Dr Alexa Wright
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I am an artist using a wide range of media, including photography, video, sound, interactive installation, performance, objects and books. I originally studied fine art (painting), but am now primarily interested in photography, video and sound installation. My projects usually require a long period of research, and are often collaborative, transgressing the boundaries between science and art. Since creating the award-winning After Image (portrait photographs made with people who experience phantom limbs, funded by The Wellcome Trust, 1997) I have regularly worked with people affected by disabilities, life-changing medical conditions and, more recently, mental health issues. In 2012, funded by an AHRC Fellowship, I made photographic portraits with people who experience psychosis. Since 2007 I have participated in an interdisciplinary study into the psycho-social effects of heart transplant led by cardiologist, Dr Heather Ross at Toronto General Hospital. In response to this scientific research, I created the interactive audio installation, 'Heart of the Matter', (2014). Another recent project is 'Piecing it Together', a participatory project involving people with mental health difficulties. I am currently making a series of video works that interpret the experiences of some of the project participants.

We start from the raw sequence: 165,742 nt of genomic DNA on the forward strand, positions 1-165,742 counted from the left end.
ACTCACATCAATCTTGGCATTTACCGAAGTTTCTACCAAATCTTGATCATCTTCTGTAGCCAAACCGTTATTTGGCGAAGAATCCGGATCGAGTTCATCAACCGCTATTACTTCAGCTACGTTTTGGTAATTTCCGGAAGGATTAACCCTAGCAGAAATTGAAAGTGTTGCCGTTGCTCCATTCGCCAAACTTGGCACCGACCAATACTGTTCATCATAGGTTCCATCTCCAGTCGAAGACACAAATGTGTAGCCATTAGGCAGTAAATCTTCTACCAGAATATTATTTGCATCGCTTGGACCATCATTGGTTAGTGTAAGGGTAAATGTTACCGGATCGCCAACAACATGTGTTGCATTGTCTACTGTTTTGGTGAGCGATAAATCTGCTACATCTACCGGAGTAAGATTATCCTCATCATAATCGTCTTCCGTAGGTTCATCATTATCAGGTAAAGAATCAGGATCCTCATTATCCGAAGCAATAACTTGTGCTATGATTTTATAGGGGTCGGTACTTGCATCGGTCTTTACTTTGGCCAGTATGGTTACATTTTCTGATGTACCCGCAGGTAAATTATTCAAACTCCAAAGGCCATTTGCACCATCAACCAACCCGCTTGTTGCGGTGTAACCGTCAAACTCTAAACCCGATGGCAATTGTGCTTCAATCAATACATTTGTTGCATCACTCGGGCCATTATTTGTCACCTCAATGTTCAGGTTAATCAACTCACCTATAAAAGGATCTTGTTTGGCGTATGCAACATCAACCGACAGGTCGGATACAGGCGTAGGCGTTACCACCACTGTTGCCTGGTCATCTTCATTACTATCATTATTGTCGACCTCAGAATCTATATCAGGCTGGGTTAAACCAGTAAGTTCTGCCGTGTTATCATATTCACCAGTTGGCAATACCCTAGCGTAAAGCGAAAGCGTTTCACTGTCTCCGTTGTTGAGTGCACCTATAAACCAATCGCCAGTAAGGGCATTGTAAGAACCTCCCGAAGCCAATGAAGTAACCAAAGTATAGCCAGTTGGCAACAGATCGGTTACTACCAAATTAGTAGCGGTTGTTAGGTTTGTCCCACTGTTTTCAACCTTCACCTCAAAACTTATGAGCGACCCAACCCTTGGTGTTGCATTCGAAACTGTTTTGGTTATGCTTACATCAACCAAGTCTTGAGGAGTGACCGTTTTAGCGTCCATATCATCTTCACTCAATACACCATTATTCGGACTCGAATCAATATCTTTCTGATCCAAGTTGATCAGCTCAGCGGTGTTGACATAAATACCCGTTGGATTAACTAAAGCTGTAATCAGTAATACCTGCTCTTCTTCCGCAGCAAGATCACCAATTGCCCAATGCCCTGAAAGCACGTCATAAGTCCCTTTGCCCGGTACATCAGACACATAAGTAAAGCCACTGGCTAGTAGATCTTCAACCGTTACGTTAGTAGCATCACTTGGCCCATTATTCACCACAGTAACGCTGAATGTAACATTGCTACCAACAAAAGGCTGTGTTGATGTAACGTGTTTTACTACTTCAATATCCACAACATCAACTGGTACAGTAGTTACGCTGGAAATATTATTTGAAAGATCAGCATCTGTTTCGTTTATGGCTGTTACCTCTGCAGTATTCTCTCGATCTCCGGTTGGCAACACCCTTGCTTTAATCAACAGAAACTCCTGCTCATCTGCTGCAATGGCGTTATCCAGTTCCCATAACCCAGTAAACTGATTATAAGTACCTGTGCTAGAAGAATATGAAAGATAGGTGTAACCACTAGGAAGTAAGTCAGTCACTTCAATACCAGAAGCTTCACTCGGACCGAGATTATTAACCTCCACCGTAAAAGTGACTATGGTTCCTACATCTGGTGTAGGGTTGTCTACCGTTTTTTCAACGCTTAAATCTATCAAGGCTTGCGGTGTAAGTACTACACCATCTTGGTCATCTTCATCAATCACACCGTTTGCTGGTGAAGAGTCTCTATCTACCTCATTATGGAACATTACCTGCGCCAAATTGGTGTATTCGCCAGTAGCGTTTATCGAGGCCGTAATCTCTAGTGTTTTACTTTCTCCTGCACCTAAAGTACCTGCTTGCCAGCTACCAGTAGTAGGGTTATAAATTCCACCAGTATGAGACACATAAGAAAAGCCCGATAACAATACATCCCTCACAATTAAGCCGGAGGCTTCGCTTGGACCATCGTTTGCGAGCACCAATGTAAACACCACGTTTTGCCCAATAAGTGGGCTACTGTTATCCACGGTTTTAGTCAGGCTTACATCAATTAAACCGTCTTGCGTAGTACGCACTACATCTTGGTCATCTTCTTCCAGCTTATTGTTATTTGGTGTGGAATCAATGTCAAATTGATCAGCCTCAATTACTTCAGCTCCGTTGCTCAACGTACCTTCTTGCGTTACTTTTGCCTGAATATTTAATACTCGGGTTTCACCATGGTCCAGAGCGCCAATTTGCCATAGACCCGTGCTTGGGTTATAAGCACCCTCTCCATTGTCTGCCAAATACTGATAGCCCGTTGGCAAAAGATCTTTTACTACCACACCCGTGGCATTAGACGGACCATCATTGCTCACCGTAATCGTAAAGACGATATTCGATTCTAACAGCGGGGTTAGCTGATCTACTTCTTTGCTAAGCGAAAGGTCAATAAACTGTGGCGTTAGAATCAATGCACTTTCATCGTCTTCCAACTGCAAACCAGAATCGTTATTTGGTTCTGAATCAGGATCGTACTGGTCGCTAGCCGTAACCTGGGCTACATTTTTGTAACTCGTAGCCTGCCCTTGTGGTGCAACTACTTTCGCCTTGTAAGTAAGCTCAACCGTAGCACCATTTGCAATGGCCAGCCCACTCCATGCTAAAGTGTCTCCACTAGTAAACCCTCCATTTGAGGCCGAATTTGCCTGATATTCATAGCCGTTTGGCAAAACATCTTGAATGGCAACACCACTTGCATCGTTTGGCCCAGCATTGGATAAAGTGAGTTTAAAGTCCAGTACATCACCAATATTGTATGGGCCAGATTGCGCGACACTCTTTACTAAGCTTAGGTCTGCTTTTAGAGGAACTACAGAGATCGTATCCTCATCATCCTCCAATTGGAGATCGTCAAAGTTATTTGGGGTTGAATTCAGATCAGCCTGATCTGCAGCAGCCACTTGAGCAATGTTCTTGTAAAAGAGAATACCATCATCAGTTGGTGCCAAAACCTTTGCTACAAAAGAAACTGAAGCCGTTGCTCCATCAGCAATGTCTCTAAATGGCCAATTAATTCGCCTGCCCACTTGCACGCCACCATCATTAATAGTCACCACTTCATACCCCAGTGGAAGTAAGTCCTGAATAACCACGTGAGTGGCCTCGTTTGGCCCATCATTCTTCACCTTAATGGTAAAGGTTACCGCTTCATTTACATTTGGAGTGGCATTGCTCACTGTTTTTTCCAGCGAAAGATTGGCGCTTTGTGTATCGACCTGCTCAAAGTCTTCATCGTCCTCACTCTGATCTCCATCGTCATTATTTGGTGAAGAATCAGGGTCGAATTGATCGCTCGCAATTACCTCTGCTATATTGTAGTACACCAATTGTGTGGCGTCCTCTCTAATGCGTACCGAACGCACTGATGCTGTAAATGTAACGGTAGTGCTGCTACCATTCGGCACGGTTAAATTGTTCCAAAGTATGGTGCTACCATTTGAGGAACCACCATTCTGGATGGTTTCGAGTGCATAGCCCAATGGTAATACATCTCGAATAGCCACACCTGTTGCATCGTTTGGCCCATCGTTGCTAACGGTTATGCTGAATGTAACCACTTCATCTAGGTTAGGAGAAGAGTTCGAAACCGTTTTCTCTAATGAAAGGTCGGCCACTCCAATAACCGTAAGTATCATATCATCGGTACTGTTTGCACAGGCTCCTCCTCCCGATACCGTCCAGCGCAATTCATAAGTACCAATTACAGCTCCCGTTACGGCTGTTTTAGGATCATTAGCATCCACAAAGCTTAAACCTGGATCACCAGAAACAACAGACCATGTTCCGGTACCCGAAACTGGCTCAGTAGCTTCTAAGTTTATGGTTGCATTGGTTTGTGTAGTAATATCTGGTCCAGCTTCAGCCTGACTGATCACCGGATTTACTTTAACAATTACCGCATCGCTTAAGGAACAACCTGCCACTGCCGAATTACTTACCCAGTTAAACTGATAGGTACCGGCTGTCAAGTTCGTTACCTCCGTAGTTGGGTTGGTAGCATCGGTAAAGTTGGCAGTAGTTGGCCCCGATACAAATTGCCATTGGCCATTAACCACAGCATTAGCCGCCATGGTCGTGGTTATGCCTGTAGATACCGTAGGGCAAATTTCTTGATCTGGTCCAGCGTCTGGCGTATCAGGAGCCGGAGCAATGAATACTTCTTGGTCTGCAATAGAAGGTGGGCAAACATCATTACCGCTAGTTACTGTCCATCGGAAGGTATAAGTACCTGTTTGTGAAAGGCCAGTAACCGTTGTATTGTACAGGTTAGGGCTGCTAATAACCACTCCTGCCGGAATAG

My single authored book, Monstrosity: the Human Monster in Visual Culture, was published by IB Tauris in June, 2013. While my research is interdisciplinary and is expressed in a variety of forms, the theme of human identity is key to all the different projects.
I joined the University of Westminster in 1999. Until 2011 I held two separate posts at the University, firstly as a Researcher and then as Senior Lecturer in the Photography department at Harrow, and simultaneously Senior Lecturer in the department of English Linguistics and Cultural Studies. I am currently a Reader (0.5FTE) in this department. The remainder of the time I am a practicing artist.
Artists International Development Fund
Arts Council, Grants for the Arts
AHRC Research Fellowship
Gulbenkian Foundation Award for Art/Science Projects
Wellcome Trust Large Arts Grant
AHRC Small Grant
Wellcome Trust Impact Award
From September 1999 to November 2011 I was one of the key teaching staff on the MA Photographic Studies in the department of Media Art and Design. Since 2000 I have also been a core member of the teaching team for the current MA Art & Visual Culture, and have designed several modules for this course. I now teach on the MA Museums, Galleries and Contemporary Culture, as well as on some undergraduate courses. On the MA Museums Galleries and Contemporary Culture I am module leader for Curating Contemporary Art in the first semester and supervise Dissertations throughout the year. I contribute to the MA Art & Visual Culture and teach the Undergraduate study abroad module, Photography in London.
I welcome relevant PhD proposals, particularly those that are practice-led.